A child sits in a temporary transit center for migrants from Central America in Mexico City, capital of Mexico, Nov. 5, 2018. A large number of migrants from Central America gathered in Mexico City to prepare for moving towards the United States. (Xinhua/Xin Yuewei)
MEXICO CITY, Nov. 5 (Xinhua) -- More than 2,200 Central American migrants, part of a caravan heading north to the United States, have reached Mexico's capital, local officials said on Monday.
The migrants, mainly from Honduras, Guatemala and El Salvador, began arriving in Mexico City on Sunday and officials estimate their number could reach 5,000 by late Monday.
As the migrants, including women and children, reached the city limits, authorities and representatives of the local Human Rights Commission directed them to a temporary shelter at a sports stadium, where they received food, medicines and clothing.
Several migrants interviewed by Xinhua said they were determined to reach the border town of Tijuana to apply for asylum in the United States, despite U.S. President Donald Trump's decision to repel the caravan.
Trump has deployed troops along the borderline to deter attempted entry by undocumented migrants.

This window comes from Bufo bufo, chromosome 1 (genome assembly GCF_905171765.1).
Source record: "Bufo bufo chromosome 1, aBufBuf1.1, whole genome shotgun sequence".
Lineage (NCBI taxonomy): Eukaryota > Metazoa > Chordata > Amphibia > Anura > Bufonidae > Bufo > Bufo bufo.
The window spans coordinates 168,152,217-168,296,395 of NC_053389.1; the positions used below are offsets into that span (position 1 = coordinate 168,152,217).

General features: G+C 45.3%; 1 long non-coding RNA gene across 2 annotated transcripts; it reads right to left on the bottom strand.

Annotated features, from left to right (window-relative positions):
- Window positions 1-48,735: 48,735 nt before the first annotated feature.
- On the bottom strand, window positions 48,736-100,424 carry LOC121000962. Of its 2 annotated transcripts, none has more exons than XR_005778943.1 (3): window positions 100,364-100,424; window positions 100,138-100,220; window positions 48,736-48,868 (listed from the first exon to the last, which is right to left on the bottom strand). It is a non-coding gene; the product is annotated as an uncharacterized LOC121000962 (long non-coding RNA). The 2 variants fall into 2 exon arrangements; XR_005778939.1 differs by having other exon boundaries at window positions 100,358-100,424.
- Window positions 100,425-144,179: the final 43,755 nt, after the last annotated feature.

Honduran migrant Melissa, 38, is from the northern Honduran town of San Pedro Sula. She said that she and her neighbors decided to join the northward migration in the hopes of finding a job. She is unemployed and has two children to care for.
The migrants have traveled more than 1,000 km in Mexico alone, mostly on foot, though sometimes they hitch rides on cargo trucks or rail cars.
Tijuana, on Mexico's northwest border with California, lies some 2,800 km away from Mexico City, but Melissa said she felt they were close to reaching their goal.
Mexico has offered asylum to those who are eligible, and thousands have accepted, according to the government.
In the meantime, the migrants are sheltering inside huge tents set up at the stadium, and equipped with makeshift showers and an area to wash clothes.
The first caravan has been followed by another two currently making their way north through Mexico's southern state of Chiapas.
While undocumented migrants have been flowing north to the United States for years, drawn by the prospect of earning a living wage, this organized exodus has prompted widespread media coverage in Central America, Mexico and the United States.
The Trump administration recently ended a two-decade program that offered undocumented Hondurans protection from deportation.